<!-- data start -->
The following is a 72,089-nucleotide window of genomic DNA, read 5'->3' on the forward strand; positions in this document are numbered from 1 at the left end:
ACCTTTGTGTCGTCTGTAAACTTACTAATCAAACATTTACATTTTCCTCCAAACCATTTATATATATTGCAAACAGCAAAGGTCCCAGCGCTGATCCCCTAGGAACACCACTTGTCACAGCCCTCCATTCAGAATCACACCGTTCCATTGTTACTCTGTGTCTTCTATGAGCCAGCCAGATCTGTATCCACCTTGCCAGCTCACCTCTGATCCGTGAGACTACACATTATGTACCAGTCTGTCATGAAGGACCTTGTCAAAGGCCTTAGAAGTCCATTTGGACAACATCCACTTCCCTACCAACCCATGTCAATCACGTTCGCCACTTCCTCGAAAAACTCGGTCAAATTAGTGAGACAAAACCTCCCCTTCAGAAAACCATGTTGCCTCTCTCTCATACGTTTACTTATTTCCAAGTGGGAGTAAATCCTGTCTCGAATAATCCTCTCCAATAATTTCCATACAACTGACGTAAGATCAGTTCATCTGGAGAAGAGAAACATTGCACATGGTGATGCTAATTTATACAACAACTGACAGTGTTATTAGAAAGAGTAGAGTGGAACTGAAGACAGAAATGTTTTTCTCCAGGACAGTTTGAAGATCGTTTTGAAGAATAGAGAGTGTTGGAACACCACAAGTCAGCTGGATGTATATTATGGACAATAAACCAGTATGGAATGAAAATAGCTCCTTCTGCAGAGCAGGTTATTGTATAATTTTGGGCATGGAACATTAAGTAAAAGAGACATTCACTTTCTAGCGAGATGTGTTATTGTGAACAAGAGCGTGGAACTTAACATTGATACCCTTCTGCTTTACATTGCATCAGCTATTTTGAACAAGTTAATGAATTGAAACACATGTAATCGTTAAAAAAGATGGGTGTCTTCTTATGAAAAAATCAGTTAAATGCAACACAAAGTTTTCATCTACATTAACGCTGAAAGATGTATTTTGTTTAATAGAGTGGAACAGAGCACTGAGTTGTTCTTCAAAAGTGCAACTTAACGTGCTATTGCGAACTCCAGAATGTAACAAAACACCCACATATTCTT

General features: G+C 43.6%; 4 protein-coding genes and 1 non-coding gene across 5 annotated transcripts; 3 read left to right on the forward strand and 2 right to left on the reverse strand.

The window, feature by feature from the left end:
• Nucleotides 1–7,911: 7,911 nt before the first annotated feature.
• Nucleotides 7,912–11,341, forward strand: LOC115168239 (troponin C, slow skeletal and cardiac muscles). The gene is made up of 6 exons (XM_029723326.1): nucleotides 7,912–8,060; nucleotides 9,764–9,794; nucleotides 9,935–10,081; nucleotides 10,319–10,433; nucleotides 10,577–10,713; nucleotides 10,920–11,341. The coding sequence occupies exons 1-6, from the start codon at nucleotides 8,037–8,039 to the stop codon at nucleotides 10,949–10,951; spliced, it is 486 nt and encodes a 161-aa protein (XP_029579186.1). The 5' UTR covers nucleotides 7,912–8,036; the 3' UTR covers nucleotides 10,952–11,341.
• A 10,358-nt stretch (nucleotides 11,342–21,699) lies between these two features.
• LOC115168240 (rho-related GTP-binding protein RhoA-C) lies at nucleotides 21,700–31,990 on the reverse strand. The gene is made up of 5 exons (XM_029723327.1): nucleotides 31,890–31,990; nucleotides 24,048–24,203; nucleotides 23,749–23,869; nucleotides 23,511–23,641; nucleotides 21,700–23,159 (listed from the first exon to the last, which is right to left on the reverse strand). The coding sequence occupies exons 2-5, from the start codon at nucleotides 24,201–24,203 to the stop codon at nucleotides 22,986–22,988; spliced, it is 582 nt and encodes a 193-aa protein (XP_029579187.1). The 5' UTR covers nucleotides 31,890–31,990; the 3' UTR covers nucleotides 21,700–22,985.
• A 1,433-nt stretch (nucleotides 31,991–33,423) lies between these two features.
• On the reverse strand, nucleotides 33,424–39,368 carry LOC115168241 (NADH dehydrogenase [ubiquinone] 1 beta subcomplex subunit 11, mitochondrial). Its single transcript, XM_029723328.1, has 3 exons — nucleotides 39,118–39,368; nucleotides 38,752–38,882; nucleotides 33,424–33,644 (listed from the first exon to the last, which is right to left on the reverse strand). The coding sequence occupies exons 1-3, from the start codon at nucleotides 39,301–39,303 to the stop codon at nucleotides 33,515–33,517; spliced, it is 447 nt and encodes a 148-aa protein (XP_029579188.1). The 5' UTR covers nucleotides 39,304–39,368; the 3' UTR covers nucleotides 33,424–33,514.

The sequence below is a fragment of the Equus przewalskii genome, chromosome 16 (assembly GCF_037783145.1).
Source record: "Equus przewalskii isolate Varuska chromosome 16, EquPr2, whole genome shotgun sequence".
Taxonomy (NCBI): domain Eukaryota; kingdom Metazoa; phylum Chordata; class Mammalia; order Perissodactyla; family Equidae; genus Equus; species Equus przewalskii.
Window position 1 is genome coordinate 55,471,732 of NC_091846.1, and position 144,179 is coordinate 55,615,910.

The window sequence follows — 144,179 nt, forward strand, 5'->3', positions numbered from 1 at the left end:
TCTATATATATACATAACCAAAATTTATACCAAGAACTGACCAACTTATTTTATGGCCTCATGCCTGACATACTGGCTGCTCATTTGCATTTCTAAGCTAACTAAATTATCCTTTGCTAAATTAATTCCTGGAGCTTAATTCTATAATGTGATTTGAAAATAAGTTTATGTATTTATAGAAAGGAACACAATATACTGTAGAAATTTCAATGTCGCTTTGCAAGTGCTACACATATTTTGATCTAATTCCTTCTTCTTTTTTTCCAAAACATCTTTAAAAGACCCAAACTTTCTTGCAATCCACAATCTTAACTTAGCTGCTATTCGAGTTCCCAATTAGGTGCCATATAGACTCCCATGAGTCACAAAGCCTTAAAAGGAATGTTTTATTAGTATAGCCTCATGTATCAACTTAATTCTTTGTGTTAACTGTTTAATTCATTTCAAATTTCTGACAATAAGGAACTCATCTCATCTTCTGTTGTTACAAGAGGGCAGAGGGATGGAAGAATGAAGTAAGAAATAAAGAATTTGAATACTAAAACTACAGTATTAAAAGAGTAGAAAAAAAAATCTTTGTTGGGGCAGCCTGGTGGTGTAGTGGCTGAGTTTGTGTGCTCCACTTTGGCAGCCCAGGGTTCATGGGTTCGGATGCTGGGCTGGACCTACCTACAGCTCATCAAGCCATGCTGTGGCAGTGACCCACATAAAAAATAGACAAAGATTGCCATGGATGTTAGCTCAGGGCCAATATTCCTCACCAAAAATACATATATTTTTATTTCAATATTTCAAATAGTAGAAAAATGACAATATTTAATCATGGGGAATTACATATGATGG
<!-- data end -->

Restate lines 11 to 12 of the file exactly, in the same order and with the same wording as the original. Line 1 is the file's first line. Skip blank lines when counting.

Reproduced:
The sequence below is a fragment of the Equus przewalskii genome, chromosome 16 (assembly GCF_037783145.1).
Source record: "Equus przewalskii isolate Varuska chromosome 16, EquPr2, whole genome shotgun sequence".